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If you have paid attention to the news with any regularity for the past four years, you are aware that hundreds of thousands of children and families have fled to the United States because of rampant violence and gang activity in Central America. The Central American refugee crisis developed during President Barack Obama’s administration and continues under President Trump’s administration. The two administrations have taken different approaches to address the problem. The Justice Department under President Obama prioritized the deportation of individuals who had committed felonies and were a threat to national security. In January 2017, President Trump, in contrast, issued an executive order which does not include a priority list for deportations, and refers only to “criminal offense,” which is broad enough to encompass felonies and misdemeanors.


In April 2018, Attorney General Jeff Sessions rolled out the zero tolerance policy. When families or individuals are apprehended by the Border Patrol, they’re taken into Department of Homeland Security (DHS) custody. Under the zero-tolerance policy, DHS officials refer any adult “believed to have committed any crime, including illegal entry,” to the Justice Department for prosecution. If they’re convicted, they’re usually sentenced to time served. The next step would be deportation proceedings.


Illegal entry is a misdemeanor for first-time offenders and a conviction is grounds for deportation. Because of President Trump’s executive order, DHS can deport people for misdemeanors more easily, because the government no longer prioritizes the removal of dangerous criminals, gang members or national-security threats.


This means that the Trump administration is splitting up children from their parents when families get apprehended because children go into a process in which they eventually get placed with sponsors in the country while their parents are prosecuted and potentially deported.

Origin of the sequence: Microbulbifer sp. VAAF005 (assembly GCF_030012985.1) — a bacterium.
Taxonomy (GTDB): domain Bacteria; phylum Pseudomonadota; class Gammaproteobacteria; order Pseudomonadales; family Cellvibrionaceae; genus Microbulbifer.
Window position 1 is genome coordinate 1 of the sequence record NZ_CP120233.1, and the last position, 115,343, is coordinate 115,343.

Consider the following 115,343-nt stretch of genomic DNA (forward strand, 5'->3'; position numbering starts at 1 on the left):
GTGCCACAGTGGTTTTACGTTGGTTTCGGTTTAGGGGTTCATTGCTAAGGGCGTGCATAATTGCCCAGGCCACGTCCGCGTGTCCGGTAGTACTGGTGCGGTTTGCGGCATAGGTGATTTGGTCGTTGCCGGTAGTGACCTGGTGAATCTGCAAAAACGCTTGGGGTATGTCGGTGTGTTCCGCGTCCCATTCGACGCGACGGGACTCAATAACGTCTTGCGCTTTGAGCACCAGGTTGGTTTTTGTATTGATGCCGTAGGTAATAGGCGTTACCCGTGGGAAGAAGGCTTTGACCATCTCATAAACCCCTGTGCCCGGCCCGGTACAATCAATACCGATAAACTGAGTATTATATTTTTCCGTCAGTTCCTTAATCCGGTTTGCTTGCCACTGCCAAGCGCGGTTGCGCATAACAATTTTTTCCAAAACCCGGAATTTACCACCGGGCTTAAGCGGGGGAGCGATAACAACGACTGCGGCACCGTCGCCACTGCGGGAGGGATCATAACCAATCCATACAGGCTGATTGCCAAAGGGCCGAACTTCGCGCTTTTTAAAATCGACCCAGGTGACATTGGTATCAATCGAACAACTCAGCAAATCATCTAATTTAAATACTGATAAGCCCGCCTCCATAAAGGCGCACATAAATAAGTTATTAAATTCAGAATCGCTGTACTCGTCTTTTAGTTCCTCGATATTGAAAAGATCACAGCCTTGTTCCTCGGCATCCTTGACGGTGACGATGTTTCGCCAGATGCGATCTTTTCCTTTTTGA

Though President Trump has said that U.S. laws or court rulings are forcing them to separate families that are caught trying to cross the southern border, these contentions are false. No law or court ruling mandates family separations. Immigrant families are being separated primarily because the Trump administration in April 2018 began to prosecute as many border-crossing offenses as possible. The Justice Department can’t prosecute children along with their parents, so the natural result of the zero-tolerance policy has been a sharp rise in family separations. Nearly 2,000 immigrant children were separated from parents during six weeks in April 2018 and May 2018.


The American Academy of Pediatrics Statement (AAP) issued a statement dated May 18, 2018, concerning the issue of separating children and parents. The statement contains quotes from Colleen Kraft, M.D., M.B.A., FAAP, a pediatrician for over thirty years, who has cared for thousands of children, including children pediatric engagement in school and child care for children with special health care needs:

“Separating children from their parents contradicts everything
we stand for as pediatricians – protecting and promoting children’s
health. In fact, highly stressful experiences, like family separation,
can cause irreparable harm, disrupting a child’s brain architecture
and affecting his or her short- and long-term health. This type of
prolonged exposure to serious stress – known as toxic stress –
can carry lifelong consequences for children.”


Protests took place around the country in an effort to spur the Trump administration to stop separating children from their parents. Republican senators, who have rarely crossed President Trump head-on, worked to defuse the growing crisis. “All of the members of the Republican conference support a plan that keeps families together,” Majority Leader Mitch McConnell, a Republican senator from Kentucky, said Tuesday, endorsing a plan to keep parents and children together while their cases are going through the court system. House Democrats, including Zoe Lofgren of San Jose and Jimmy Panetta from Monterey, introduced a “Keep Families Together Act” to end family separations at the border.


On June 20, 2018, President Trump, facing enormous political pressure, signed an Executive Order to end the separation of families at the border by detaining parents and children together for an indefinite period.


Did it resolve this serious humanitarian crisis? How does this impact the families who are already separated from their children? Will they be reunited? How? When?


For now, there are more questions than answers. Stay tuned for further developments.